Thursday, 02 July 2020 09:14

Farm Debt Mediation a useful backstop — Feds

Written by  Staff Reporters
Federated Farmers president and commerce spokesperson Andrew Hoggard. Federated Farmers president and commerce spokesperson Andrew Hoggard.

Farmers are throwing their support behind the Farm Debt Mediation Scheme.

The scheme requires creditors to offer mediation to farmers who default on payments before they take any enforcement action.

Federated Farmers says the scheme is one farmers would hope to never have to use, but it’s a useful backstop if a farm’s finances do go pear-shaped.

"We strongly supported this legislation as it was shaped and debated by the select committee and Parliamentary processes over the last year or so and we’re glad it’s now in place," says Federated Farmers president and commerce spokesperson Andrew Hoggard.

The Federated Farmers May 2020 Banking Survey showed more than 80% of farms carry a mortgage and overdraft.

While 69% of the 1,400 farmers who responded were ‘satisfied’ or ‘very satisfied’ with their banks, 19% felt ‘under pressure’ from their banks, rising to 28% among arable farmers.

"It’s an uneven playing field in terms of available resources when a farmer and bank are in dispute. This legislation provides a platform for mediated communication," says Hoggard.

"Although we hope it won’t have to be used very often, it will have done its job if it helps banks and farmers find enduring and sustainable solutions before it is too late."

Farmers wishing to access the scheme should visit the MPI website.

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Lely offerings for the future

Dutch robotic specialist Lely launched a new farm management application called Horizon at its recent Future Farm Days 2020.

Designed to connect data from a range of on-farm equipment and suppliers into one management system, it creates a real-time decision-support platform, to make the farmer’s life easier, the herd healthier and the farm more profitable, says Lely.

Developed over a 24-month period, with over 100 test farmers in seven countries, working with 75 engineers, designers, farm management advisors, veterinarians and AI specialists, the new application will eventually replace the current Lely T4C management system. It uses smart algorithms and the cloud to deliver data that is processed into actionable information that is always accessible on any device in a user-friendly way.

Lely claims the Horizon application unburdens farmers from routine decision making and helps them optimise their workloads, using integrated routines based on easily scheduled cow ‘touches’, create logical and more efficient workflows. It is also possible to assign a certain task to an employee and to schedule a time slot for the cow touch, rather than analysing different reports and filtering long lists.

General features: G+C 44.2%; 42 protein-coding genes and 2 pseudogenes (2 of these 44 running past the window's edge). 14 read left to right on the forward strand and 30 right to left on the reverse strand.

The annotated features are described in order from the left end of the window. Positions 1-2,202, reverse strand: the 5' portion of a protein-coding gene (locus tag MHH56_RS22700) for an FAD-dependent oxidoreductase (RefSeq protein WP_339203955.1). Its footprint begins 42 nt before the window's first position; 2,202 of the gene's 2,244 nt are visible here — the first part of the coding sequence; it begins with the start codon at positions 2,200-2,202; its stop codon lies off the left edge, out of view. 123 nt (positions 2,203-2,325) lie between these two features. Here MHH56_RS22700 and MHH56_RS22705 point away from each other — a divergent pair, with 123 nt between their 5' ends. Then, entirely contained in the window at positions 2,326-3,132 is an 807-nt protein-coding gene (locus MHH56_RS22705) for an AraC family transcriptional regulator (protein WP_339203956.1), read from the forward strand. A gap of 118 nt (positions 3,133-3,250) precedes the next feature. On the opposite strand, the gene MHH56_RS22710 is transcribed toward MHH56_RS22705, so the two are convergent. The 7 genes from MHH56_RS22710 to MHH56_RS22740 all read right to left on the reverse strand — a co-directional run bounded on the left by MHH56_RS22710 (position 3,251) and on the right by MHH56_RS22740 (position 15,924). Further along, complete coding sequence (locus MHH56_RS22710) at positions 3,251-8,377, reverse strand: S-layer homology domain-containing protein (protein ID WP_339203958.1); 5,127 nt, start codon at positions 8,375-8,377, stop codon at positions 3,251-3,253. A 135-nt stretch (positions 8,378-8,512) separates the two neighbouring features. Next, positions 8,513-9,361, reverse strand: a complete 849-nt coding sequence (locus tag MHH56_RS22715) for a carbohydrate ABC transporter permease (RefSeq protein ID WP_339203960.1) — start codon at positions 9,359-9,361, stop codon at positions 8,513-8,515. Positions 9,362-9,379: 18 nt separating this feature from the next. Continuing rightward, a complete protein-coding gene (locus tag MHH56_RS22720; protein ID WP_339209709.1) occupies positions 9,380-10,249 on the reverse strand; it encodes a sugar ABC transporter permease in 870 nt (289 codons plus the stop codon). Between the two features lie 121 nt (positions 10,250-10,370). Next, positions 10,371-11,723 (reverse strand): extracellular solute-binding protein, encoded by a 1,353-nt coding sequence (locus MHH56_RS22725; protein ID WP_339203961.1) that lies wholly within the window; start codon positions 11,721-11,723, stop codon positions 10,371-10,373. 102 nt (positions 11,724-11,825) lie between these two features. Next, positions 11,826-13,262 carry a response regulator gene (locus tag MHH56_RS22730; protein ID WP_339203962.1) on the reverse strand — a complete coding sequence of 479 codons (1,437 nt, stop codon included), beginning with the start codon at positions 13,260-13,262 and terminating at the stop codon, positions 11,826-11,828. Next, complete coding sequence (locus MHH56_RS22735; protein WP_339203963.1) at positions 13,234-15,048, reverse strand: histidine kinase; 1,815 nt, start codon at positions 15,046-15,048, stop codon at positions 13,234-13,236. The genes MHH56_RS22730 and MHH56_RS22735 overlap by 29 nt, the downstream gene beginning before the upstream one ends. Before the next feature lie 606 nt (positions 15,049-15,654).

Horizon is also able to connect and combine data from non-Lely sources into a complete solution for the farmer removing the need to enter the same data twice, while scrutinising individual data streams in different applications will no longer be necessary. Currently, connections with farming applications such as Dairy Comp, Uniform-Agri, CRV and Herde already enable farmers to synchronise information about calving and inseminations between applications. Lely’s ambition is to connect with more partners over time, to hand the farmer more smart data.

To ensure full support in the migration to Lely Horizon, existing Lely T4C customers will be personally informed by their Lely Center before the end of 2020.

The migration is planned in a phased approach, from country to country, over the year 2021.

Also launched at the event, Lely Exos is an autonomous concept for harvesting and feeding fresh grass to the herd.

The company suggests that feeding fresh grass makes better use of available roughage, suggesting “fresh” has between 10 and 20% more nutritional value than grass silage, as there are minimal losses typically seen during mowing, tedding, raking, harvesting and feeding.

Lely suggests that feeding fresh grass over an extended season reduces the amount of silage that has to be conserved, reduces the need for concentrates and bought-in feed and increase the margin made on each litre of milk produced.

Based around an all-electric vehicle that mows and feeds, Exos is light weight and uses soil friendly technology, that can be exploited throughout the growing season. Design to work 24/7 as feed requirements change, the system places no constraints on labour or time, while it is also designed to work in tandem with the Lely Vector automatic feeding systems.

In operation, Exos also collects field data as it goes about its job, giving framers live data on grass supply and lending itself to a further concept of delivering a targeted liquid fertiliser as it passes over a harvested area.

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